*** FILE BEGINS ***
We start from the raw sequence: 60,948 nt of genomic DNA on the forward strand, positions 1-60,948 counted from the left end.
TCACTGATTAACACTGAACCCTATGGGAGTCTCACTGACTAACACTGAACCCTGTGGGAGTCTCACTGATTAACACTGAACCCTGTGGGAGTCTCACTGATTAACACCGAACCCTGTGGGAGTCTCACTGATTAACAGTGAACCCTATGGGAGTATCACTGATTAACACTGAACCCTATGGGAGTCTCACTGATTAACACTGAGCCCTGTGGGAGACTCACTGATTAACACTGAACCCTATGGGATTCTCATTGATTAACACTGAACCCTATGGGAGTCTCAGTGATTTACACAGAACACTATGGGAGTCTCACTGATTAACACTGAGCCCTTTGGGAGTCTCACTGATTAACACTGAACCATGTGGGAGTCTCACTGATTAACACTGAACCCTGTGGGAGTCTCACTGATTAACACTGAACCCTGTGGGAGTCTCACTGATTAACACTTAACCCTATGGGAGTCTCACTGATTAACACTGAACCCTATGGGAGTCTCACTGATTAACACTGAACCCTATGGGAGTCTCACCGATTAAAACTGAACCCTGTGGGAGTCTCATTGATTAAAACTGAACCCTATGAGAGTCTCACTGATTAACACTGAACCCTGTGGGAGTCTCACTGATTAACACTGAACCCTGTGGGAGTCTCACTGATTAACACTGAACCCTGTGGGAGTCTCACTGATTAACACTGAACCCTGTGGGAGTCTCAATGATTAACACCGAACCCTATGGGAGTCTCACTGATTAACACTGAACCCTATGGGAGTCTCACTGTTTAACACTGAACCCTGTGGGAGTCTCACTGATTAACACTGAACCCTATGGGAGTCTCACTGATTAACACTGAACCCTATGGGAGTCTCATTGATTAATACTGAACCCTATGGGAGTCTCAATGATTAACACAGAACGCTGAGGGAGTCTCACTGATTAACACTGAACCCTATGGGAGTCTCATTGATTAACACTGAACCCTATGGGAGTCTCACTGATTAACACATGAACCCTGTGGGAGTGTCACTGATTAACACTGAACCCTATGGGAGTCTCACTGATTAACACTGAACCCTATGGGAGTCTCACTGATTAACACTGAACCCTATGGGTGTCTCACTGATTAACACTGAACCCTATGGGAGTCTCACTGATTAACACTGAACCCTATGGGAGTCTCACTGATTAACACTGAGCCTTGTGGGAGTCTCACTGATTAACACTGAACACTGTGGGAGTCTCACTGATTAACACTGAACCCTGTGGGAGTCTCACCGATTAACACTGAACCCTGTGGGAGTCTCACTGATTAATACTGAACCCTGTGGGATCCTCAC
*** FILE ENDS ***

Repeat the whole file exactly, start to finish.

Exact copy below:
We start from the raw sequence: 60,948 nt of genomic DNA on the forward strand, positions 1-60,948 counted from the left end.
TCACTGATTAACACTGAACCCTATGGGAGTCTCACTGACTAACACTGAACCCTGTGGGAGTCTCACTGATTAACACTGAACCCTGTGGGAGTCTCACTGATTAACACCGAACCCTGTGGGAGTCTCACTGATTAACAGTGAACCCTATGGGAGTATCACTGATTAACACTGAACCCTATGGGAGTCTCACTGATTAACACTGAGCCCTGTGGGAGACTCACTGATTAACACTGAACCCTATGGGATTCTCATTGATTAACACTGAACCCTATGGGAGTCTCAGTGATTTACACAGAACACTATGGGAGTCTCACTGATTAACACTGAGCCCTTTGGGAGTCTCACTGATTAACACTGAACCATGTGGGAGTCTCACTGATTAACACTGAACCCTGTGGGAGTCTCACTGATTAACACTGAACCCTGTGGGAGTCTCACTGATTAACACTTAACCCTATGGGAGTCTCACTGATTAACACTGAACCCTATGGGAGTCTCACTGATTAACACTGAACCCTATGGGAGTCTCACCGATTAAAACTGAACCCTGTGGGAGTCTCATTGATTAAAACTGAACCCTATGAGAGTCTCACTGATTAACACTGAACCCTGTGGGAGTCTCACTGATTAACACTGAACCCTGTGGGAGTCTCACTGATTAACACTGAACCCTGTGGGAGTCTCACTGATTAACACTGAACCCTGTGGGAGTCTCAATGATTAACACCGAACCCTATGGGAGTCTCACTGATTAACACTGAACCCTATGGGAGTCTCACTGTTTAACACTGAACCCTGTGGGAGTCTCACTGATTAACACTGAACCCTATGGGAGTCTCACTGATTAACACTGAACCCTATGGGAGTCTCATTGATTAATACTGAACCCTATGGGAGTCTCAATGATTAACACAGAACGCTGAGGGAGTCTCACTGATTAACACTGAACCCTATGGGAGTCTCATTGATTAACACTGAACCCTATGGGAGTCTCACTGATTAACACATGAACCCTGTGGGAGTGTCACTGATTAACACTGAACCCTATGGGAGTCTCACTGATTAACACTGAACCCTATGGGAGTCTCACTGATTAACACTGAACCCTATGGGTGTCTCACTGATTAACACTGAACCCTATGGGAGTCTCACTGATTAACACTGAACCCTATGGGAGTCTCACTGATTAACACTGAGCCTTGTGGGAGTCTCACTGATTAACACTGAACACTGTGGGAGTCTCACTGATTAACACTGAACCCTGTGGGAGTCTCACCGATTAACACTGAACCCTGTGGGAGTCTCACTGATTAATACTGAACCCTGTGGGATCCTCAC